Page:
Subject: Re: [boost] [Git] Documentation update
From: Rene Rivera (grafikrobot_at_[hidden])
Date: 2013-02-14 00:30:10
On Wed, Feb 13, 2013 at 11:18 AM, Dave Abrahams <dave_at_[hidden]> wrote:
> on Wed Feb 13 2013, Rene Rivera <grafikrobot-AT-gmail.com> wrote:
> > On Tue, Feb 12, 2013 at 10:07 AM, Dave Abrahams <dave_at_[hidden]>
> >> on Tue Feb 12 2013, Beman Dawes <bdawes-AT-acm.org> wrote:
> >> > On Tue, Feb 12, 2013 at 10:37 AM, Rene Rivera <grafikrobot_at_[hidden]>
> >> wrote:
> >> >> On Tue, Feb 12, 2013 at 8:25 AM, Beman Dawes <bdawes_at_[hidden]> wrote:
> >> > ...
> >> >>> I must be missing something. Why not just work through the python
> >> >>> subprocess interface?
> >> >>> As Dave points out, the git interaction is really simple, so isn't
> >> >>> subprocess approach sufficient?
> >> >>>
> >> >>
> >> >> It's not sufficient.. As I can't rewrite the subrepo references to
> >> the
> >> >> HTTPS protocol instead of the GIT protocol (which is how they are
> >> currently
> >> >> encoded)
> We can fix that on our end of course.
Sure.. But this is one of those cases where the git design is less than
ideal (not the svn does any better in this regard). In an ideal world the
subrepo references would have a list of alternatives for protocols and
client code could pick the correct one to match the protocol the client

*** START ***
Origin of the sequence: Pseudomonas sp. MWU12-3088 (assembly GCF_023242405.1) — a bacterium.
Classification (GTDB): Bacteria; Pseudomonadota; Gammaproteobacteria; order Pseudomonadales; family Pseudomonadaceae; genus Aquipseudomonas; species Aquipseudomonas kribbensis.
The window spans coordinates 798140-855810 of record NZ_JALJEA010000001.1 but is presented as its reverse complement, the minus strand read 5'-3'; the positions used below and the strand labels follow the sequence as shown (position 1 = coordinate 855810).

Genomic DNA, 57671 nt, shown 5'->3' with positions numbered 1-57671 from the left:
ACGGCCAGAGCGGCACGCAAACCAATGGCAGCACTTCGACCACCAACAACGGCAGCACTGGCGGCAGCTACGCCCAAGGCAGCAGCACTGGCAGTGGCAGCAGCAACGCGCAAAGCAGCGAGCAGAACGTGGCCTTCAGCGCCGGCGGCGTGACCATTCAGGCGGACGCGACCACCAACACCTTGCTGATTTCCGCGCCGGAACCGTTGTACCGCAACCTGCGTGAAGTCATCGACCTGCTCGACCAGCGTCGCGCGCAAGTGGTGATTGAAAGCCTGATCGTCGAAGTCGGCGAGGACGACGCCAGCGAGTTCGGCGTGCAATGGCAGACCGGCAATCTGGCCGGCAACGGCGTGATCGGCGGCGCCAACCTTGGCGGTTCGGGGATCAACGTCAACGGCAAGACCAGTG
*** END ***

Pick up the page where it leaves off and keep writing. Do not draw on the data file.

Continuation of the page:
Which is a long way of saying it's going to be less hassles in the long run
if I adjust the references to suit the client needs manually since I know
the possible alternatives as we are only dealing with github.
>> Sure you can; Just git clone non-recursively and then edit the
> >> .gitmodules file.
> > But then I have even more code that is managing a file I don't really
> > want to manage.
> > As opposed to now where I have about 150 lines of easy to read portable
> > python code that does all the subrepo stuff while limiting the
> > clone/pull/checkout to only the tested branch. And hence at least saving
> > some disk space.
> If you're trying to save disk, you could try using a shallow clone(?)
That would be the first thing I tried almost two months ago with the git
CLI. And it turns out to not be currently possible as fetching subrepos
recursively ignores the shallow clone for the subrepos. I subsequently
spent from that time up to a short time ago trying to do a shallow clone
with dulwich without "intellectual" success (i.e. I don't understand enough
of the protocol and API to do it). And gave up on that for now. So it's now
not space efficient.. But at least it works. I'll see about finding out a
way to do the shallow clone in the future.
NOTE.. I'm referring to calendar time there.. Actual effort time is rather
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